- US senator and presidential candidate Amy Klobuchar recently unveiled an ambitious new plan to invest a trillion dollars towards re-building and modernizing America's infrastructure.
- Klobuchar's plan includes upgrades to roads, bridges, airports, public transportation, and public schools.
- She plans to fund the infrastructure projects largely by reversing some of the tax cuts passed by Congress and signed into law by President Trump last year.
While President Donald Trump also proposed a trillion dollar infrastructure plan last year, he only asked Congress to appropriate $200 million to the cause.
Klobuchar called Trump's plan, which lost traction in Congress last year, "a mirage" that "leaves the details up to lawmakers."
"In contrast, Amy has a concrete, commonsense proposal that will invest in our future and make sure our countrys infrastructure is second to none," her campaign said in a release.
"If you listen to the people of America, they are tired of the potholes, they are tired of flooding in their farmlands. They want to see better transit," Klobuchar explained in a recent interview.
Klobuchar's infrastructure plan contains the following main components:
- Repairing roads, highways, and bridges.
- Modernizing airports and seaports.
- Beefing up dams, levees, and ports to protect waterways against extreme flooding.
- Investing in public transportation infrastructure, including high-speed rail.
- Repairing public schools in bad condition.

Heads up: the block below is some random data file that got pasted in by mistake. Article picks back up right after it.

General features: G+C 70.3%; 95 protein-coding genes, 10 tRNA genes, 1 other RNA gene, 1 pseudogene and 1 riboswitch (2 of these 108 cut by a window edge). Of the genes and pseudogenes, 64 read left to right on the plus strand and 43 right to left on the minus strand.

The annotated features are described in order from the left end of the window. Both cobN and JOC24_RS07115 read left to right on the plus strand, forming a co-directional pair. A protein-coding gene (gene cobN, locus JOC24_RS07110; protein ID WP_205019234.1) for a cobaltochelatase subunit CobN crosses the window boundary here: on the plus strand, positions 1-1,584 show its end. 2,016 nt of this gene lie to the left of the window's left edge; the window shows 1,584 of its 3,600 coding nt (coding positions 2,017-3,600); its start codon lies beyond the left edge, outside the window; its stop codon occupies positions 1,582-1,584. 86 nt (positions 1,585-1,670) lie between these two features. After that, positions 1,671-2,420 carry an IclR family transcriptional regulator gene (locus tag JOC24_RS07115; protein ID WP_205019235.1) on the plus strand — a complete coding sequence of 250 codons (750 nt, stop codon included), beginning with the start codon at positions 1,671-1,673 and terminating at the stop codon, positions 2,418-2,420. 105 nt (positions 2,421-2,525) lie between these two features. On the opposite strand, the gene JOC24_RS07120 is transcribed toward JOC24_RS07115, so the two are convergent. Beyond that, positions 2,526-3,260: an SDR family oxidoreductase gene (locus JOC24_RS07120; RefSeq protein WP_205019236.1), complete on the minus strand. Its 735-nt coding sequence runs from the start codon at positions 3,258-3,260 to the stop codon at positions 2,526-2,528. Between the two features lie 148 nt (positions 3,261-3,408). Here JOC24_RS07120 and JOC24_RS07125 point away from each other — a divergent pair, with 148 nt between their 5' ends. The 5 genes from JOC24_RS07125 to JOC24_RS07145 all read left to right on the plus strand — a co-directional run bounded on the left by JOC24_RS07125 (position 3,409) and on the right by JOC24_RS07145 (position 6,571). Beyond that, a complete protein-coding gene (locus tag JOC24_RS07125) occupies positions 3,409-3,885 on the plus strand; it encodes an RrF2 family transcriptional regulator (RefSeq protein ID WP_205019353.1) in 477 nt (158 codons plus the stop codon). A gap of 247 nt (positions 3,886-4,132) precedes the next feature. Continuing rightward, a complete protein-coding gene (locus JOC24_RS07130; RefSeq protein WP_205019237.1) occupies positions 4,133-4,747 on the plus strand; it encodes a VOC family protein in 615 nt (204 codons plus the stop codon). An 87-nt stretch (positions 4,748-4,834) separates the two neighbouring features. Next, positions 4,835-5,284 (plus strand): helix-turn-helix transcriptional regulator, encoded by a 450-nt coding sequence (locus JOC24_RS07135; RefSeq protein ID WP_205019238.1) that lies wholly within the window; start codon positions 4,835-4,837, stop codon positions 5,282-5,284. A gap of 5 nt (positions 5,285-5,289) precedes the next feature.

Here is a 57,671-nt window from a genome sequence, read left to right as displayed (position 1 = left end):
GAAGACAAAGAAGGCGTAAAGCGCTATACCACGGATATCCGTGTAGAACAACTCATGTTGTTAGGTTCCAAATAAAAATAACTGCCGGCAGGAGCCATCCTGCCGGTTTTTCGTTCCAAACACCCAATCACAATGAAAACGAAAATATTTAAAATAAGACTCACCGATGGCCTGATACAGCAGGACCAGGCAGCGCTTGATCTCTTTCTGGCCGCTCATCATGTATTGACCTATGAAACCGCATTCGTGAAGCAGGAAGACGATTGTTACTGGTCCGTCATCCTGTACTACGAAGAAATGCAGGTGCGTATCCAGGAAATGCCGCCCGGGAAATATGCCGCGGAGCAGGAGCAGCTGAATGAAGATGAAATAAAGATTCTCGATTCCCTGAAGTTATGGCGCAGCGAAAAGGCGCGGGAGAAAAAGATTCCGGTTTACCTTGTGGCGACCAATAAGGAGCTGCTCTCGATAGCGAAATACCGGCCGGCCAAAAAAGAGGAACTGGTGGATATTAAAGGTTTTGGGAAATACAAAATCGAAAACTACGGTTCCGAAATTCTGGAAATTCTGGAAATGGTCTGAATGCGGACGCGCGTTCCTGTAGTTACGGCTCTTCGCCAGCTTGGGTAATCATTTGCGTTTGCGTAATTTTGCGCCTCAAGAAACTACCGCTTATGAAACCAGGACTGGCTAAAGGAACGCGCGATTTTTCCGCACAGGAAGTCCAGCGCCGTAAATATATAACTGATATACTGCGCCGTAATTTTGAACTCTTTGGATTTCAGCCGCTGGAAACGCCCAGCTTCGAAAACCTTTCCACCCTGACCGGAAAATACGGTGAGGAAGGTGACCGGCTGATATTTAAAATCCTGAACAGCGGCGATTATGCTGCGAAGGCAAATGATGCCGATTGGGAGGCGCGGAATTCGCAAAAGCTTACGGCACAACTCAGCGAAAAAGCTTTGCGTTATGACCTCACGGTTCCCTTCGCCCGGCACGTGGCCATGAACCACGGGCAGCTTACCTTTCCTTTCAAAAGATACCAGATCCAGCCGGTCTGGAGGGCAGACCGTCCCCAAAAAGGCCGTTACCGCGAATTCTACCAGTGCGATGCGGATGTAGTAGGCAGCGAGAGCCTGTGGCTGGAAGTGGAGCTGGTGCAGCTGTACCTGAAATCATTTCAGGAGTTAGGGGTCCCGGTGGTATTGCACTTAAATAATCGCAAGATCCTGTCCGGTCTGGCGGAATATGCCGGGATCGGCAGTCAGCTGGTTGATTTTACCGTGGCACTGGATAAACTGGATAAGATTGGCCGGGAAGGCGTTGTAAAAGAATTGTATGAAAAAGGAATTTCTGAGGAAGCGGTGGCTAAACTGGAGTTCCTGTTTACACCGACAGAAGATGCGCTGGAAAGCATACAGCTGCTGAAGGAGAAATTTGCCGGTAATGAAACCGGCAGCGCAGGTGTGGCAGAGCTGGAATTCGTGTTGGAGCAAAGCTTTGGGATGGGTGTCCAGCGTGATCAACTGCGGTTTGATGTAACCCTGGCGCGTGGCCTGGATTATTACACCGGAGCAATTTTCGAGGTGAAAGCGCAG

- Expanding rural broadband internet access with the goal of giving every household an Internet connection by 2022.
- Investing in renewable energy and "green infrastructure."
- Improving sanitation quality to provide clean water to all communities.
- Klobuchar also said she plans to roll out a "comprehensive housing plan" in the next weeks.
The Minnesota senator proposed a combination of direct federal government investment of $650 billion and the creation of a federal authority to give states and local governments around $25 billion in "seed funding" to invest in their infrastructure. She says this will provide an additional $200-300 billion in investment.
Klobuchar also seeks to re-introduce the Obama-era "Build America" and "Move America" bonds, which gave subsidies to local governments and tax credits to private sector companies that invested in infrastructure, specifically.
Klobuchar plans to fund her infrastructure plan largely by reversing some of the tax cuts passed by Congress and signed into law by Trump last year, especially proposing raising the corporate tax rate to 25% and enacting a "financial risk fee" on large banks.
She also contends that by creating jobs and spurring revenue, the improvements in infrastructure will help pay for themselves.
While Klobuchar's plan is more specific than Trump's, Vox correspondent and self-described "tedious infrastructure nerd" Matt Yglesias noted that it doesn't detail how the funding should be divided up between all the different projects the plan proposes.
He also pointed out that the plan doesn't address any of the fundamental, structural features of American infrastructure that make projects difficult to carry out, including how Klobuchar would factor the steep costs of building tunnels into her proposed mass-transit and highway upgrades.
"Klobuchars plan doesnt really aim to change these structural features of US infrastructure policy, choosing instead to mostly emphasize the idea that we should put more money into it," Yglesias added.
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